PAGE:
Cal-IHEA works to prevent domestic violence in California
It’s often difficult for victims of domestic violence—also known as intimate partner violence or IPV—to find support and recovery help.
The California Initiative for Health Equity and Action (Cal-IHEA) is aiming to change that. In a late September report, Cal-IHEA, a UC-wide research translation project based at Berkeley Public Health, released a set of policy recommendations that reimagine how California legislators can prevent IPV across the state.
In recent years, California has fallen behind other states in adopting progressive domestic violence policies, the report states. In addition, IPV programs in the state are overseen by law enforcement agencies, which results in them having a criminal-legal orientation.
States like Washington, meanwhile, have implemented public health–oriented practices into their IPV prevention and recovery programs, transitioning away from punishment-oriented to trauma-informed, whole-person interventions.
The authors of the report, Cal-IHEA health policy analyst Teja Pattabhiraman, research fellow Martin Kyalwazi, and policy consultant Karen Shore, PhD, proposed six policy changes the state could take up to improve its IPV strategy, including:
- Investing in mitigating structural risk factors for partner violence;
- Increasing pathways for early intervention;
- Establishing an agency within the California Department of Public Health (CDPH) that is responsible for collaborating with stakeholders and overseeing IPV prevention and intervention efforts;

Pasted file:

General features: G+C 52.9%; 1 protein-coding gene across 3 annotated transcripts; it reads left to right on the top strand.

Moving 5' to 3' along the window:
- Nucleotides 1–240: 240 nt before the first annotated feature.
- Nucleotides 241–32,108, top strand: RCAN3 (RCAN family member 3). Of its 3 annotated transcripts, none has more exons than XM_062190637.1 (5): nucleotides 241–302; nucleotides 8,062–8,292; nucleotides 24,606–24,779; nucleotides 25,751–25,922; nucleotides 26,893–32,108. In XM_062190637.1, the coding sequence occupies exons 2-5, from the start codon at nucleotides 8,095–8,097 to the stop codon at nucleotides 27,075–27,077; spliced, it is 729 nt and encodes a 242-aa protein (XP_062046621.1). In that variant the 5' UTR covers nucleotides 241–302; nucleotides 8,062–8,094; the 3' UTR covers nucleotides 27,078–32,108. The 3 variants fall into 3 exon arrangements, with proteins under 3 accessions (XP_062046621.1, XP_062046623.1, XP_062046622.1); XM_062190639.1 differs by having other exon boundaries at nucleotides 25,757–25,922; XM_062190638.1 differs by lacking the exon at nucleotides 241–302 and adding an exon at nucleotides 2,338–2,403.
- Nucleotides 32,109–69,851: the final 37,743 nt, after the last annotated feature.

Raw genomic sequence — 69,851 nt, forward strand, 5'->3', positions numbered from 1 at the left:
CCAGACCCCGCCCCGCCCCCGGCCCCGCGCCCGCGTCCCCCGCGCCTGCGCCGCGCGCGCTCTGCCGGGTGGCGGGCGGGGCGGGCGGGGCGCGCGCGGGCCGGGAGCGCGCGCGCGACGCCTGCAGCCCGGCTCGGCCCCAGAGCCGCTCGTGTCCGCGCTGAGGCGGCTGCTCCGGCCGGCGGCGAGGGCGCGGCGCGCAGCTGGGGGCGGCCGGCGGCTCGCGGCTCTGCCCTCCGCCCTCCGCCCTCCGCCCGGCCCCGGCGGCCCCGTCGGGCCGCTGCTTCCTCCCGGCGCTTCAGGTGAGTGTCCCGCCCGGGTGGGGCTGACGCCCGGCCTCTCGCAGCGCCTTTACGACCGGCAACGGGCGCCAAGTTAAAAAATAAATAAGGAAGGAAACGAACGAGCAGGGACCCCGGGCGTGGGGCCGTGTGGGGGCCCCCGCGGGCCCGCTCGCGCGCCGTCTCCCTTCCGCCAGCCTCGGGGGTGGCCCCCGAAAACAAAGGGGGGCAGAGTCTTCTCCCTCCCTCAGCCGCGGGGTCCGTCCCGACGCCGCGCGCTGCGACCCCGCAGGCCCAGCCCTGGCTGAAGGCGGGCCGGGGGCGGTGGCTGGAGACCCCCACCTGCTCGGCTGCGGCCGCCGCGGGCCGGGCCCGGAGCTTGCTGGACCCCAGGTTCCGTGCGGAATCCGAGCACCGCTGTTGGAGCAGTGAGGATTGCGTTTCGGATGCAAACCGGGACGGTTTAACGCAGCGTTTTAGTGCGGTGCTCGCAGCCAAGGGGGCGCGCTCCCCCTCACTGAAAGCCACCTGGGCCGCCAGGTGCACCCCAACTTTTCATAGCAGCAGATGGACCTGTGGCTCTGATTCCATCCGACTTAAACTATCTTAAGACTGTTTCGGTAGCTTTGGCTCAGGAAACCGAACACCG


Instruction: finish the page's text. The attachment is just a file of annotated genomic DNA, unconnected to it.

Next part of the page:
- Initiating dedicated state funding for community-based organizations (CBOs) to implement intervention programs and provide wraparound support;
- Reimagining intervention programs to be restorative and culturally specific; and
- Collecting and evaluating program outcome measures.
More than one in three women and one in four men in the United States
report experiencing a form of IPV in their lifetimes, according to the report. Domestic violence particularly impacts women of color, especially Indigenous and Black women, who report instances of IPV at even higher rates.
A study published by the Bureau of Justice Statistics found that 44 percent of domestic violence incidents went unreported between 2006 and 2015. When violent incidents are reported, many survivors have found that the criminal-legal system can’t provide necessary physical or emotional support, according to the study.
“Programs developed using a public health framework may be more successful in preventing the recurrence of partner violence, ultimately reducing the impact of IPV on California’s communities,” the study says.